Wessex Vale Crematorium – On Hedge End’s Doorstep Six Months On
By Caroline_W | Tuesday, June 29, 2010, 19:02
As it’s now six months since Wessex Vale Crematorium opened on Hedge End’s doorstep in Bubb Lane I thought I’d pay a visit and see it for myself.
Wessex Vale Crematorium
Wessex Vale Manager Lisa Johnson
Wessex Vale formal gardens
I’ve been to crematorium funerals but never really paid much attention to my surroundings. I’d assumed that one crematorium is very much the same as another and that families merely select the most convenient geographically.
But now having visited Wessex Vale I realise that neither of these assumptions is correct.
A crematorium is as individual as a church and like any organisation only as good as the staff who run it.
Wessex Vale promotes its environmental and green credentials, but also prides itself on its setting, location and the service provided, and is justified in feeling proud.
Manager Lisa Johnson explains, “People choose a crematorium for its location – for how near it is to the home of the person whose funeral it is and for its proximity to family and friends – but they also have an expectation of the service they want and of the scenery at the site.”
At Wessex Vale the grounds are still in the process of being landscaped but already provide a green and visually tranquil background, blending in amongst the surrounding fields. It says much that the local residents remained unaware for a number of weeks that the crematorium had opened last December, 2009.
The atmosphere of serenity carries on into the chapel which with its wall of windows is light, bright, spacious and airy, and looks out on to a garden with a water fountain feature.
The chapel is multi-faith. On my visit a cross was displayed as the first funeral that morning was to be a Church of England service, but Lisa explained that the cross is easily removed and can be replaced with a symbol for another faith or the space left blank.
The chapel can seat up to 96, although they have had 250 plus in the congregation.
Lisa had six funerals scheduled for that day, four Church of England services, one non-religious and one Hindu.
The music chosen for a funeral can be one of the most important decisions a family has to make. Lisa: “People choose pieces often because they want to say something. Music is very evocative and can be very personal. We can usually accommodate everything that’s asked for. I’ve never yet had a request that couldn’t be met.”
Vera Lynn’s We’ll Meet Again, Bette Midler’s Wind Beneath My Wings and Time To Say Goodbye sung by Sarah Brightman and Andrea Bocelli are particular favourites and families can bring in their own musicians and singers. Last week a harpist played, and bagpipes are a frequent request.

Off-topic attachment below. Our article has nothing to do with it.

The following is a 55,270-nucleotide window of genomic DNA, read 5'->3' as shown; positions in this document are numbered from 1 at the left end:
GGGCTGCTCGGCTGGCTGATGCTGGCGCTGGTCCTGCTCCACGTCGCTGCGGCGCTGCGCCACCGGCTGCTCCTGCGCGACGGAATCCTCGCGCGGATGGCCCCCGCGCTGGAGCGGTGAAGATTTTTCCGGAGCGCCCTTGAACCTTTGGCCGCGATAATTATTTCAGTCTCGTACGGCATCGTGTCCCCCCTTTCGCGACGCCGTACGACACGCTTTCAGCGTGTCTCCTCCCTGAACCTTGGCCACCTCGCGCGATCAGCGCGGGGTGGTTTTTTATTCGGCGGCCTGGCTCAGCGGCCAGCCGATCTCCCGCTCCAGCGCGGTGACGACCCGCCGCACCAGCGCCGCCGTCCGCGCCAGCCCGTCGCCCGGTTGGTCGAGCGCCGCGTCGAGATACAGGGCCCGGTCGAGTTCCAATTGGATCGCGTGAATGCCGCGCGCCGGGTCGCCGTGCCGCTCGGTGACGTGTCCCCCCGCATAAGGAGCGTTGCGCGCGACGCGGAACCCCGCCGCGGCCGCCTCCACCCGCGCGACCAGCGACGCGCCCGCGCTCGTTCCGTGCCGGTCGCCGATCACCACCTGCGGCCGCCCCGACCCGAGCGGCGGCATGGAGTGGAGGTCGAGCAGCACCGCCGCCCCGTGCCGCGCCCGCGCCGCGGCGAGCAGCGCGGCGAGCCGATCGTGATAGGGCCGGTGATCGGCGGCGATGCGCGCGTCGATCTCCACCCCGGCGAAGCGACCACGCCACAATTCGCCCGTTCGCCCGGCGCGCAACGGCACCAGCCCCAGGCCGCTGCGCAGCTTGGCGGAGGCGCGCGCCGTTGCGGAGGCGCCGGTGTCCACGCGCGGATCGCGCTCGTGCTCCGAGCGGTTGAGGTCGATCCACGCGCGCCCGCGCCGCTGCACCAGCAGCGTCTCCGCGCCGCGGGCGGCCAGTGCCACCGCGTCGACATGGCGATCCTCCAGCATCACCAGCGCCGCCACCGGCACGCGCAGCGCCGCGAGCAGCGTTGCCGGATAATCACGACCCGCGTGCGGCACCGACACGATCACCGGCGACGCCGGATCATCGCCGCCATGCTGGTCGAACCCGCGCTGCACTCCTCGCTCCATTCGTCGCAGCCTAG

In the formal gardens there are facilities for ashes to be buried or scattered, and Lisa showed me something I’d never seen before – family gardens that are rather like traditional family burial plots.
And in view of the recent comment made on Hedgeendpeple, I did ask Lisa about emissions. She assured me that at Wessex Vales they’re completely odourless and invisible. A report is made six monthly to the Environmental Health Officer, with the department immediately notified of any unusual readings.
At Wessex Vale there is a staff of three, plus three residential organists who work on a rota.
Organist Alan Jenkins, commented, “Here at Wessex Vale the chapel is far more light and airy and the whole atmosphere much more relaxed than at many other crematoria. Here it really can be a place to celebrate someone’s life if that’s what the family want.”
Of her job as manager Lisa said, “Part of my duty is to meet families, to show them round, to take time out to explain what we offer and how everything works. This is especially important as we’re a new site.”
Before the day of my visit to Wessex Vale I hadn’t really known what to expect, but for de-bunking many of the myths that surround the funeral business it was certainly an eye-opener.
Everybody I spoke to was courteous, helpful and friendly, and I can think of few people more personable, approachable and considerate as the manager, Lisa Johnson.
The last words go to Lisa: “I love my job. It is an immensely rewarding role. It’s a privilege to help people through what is a very difficult period. Not many people have the opportunity to be able to help people at such an emotional time.”